Mammalian spermatozoa preservation now plays an important role in fertility treatments, generating hybrid animals and protecting endangered and extinct species. To date, the most common method of sperm preservation is freezing in liquid nitrogen (LN2). However, this method requires constant supplementation of LN2 and also presents some safety issues involved in transporting LN2. Here we describe a new sperm preservation method that does not involve freezing. Mouse spermatozoa were cultured in four basic media (HEPES–Chatot-Ziomele-Barister’s medium (HCZB), KSOM, K+-rich nuclear isolation medium (NIM), and PBS) with or without 10% BSA or 15% Ficoll as a cryoprotectant, and preserved in a refrigerator for up to 6 months. These preserved sperm were then injected into fresh oocytes and cultured to the blastocyst stage in vitro or transferred into recipient females to demonstrate their genetic integrity. Oocytes injected with 1-month-preserved spermatozoa in NIM and PBS showed significantly higher blastocyst rates (22.8% and 18.9%) than those in HEPES-CZB and KSOM (1-way ANOVA, P < 0.05). In embryos with 3-month-preserved spermatozoa in NIM or PBS with BSA or Ficoll, 5.3–24.0%; P < 0.05 of embryos, (n = 1056) developed to the blastocyst stage, and the developmental ratio was not decreased even for 6-month preservation (13.6–18.2%; P > 0.05). Surprisingly, 18 pups were obtained using spermatozoa stored in those mediums for 6 months. Moreover, this new method allowed easy production of healthy offspring even after transp...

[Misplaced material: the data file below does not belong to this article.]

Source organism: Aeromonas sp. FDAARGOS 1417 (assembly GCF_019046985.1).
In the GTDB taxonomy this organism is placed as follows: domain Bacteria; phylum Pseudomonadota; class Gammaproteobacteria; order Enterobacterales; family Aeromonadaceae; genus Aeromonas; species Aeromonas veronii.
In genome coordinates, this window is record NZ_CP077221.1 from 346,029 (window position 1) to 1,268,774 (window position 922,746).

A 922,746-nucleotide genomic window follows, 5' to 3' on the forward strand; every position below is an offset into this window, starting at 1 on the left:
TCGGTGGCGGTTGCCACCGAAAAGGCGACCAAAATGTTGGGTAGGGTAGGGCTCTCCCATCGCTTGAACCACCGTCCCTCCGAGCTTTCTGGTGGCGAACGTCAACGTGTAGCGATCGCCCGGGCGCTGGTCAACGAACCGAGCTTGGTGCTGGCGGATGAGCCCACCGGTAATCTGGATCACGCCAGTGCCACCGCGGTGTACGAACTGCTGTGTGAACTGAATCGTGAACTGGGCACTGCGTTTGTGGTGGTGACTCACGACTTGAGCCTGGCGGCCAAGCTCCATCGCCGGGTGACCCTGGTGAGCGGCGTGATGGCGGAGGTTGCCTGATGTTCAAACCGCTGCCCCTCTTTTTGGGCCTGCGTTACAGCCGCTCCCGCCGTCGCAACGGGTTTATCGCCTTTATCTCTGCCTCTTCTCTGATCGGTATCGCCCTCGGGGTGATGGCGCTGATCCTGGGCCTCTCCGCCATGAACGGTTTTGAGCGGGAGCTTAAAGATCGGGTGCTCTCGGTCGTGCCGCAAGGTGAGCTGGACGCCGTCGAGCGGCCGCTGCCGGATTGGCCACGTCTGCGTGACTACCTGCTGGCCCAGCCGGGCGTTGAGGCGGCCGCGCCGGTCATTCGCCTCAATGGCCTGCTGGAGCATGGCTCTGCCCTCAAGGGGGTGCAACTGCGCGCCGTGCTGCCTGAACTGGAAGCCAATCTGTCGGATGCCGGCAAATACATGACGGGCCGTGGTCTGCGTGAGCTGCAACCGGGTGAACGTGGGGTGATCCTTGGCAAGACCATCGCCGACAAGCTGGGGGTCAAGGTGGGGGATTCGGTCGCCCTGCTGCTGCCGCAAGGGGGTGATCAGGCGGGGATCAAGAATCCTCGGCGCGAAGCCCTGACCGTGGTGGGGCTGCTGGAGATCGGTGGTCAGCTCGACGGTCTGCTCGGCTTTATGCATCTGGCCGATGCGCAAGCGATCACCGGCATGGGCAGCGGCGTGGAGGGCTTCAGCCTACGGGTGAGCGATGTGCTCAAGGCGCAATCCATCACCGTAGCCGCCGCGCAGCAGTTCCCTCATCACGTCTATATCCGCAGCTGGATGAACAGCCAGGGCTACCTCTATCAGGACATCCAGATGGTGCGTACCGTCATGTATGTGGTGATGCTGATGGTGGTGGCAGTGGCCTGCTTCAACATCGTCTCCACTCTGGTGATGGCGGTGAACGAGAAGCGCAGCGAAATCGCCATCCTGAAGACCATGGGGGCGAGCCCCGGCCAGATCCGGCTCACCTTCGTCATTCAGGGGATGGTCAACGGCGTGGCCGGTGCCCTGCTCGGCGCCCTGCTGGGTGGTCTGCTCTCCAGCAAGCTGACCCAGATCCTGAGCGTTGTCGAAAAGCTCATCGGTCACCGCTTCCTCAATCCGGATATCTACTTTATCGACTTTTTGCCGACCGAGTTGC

Nuclear Isolation Medium Method Of Sperm Preservation Fresh Oocytes Sperm Preservation Mouse Spermatozoa Genetic Integrity Refrigerator Temperature Basic Media Fertility Treatments Liquid Nitrogen
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Climate change Research Articles published between Jan 23, 2023 to Jan 29, 2023
Jan 30, 2023
Articles Included: 3
Climate change adaptation has shifted from a single-dimension to an integrative approach that aligns with vulnerability and resilience concepts. Adapt...Read More
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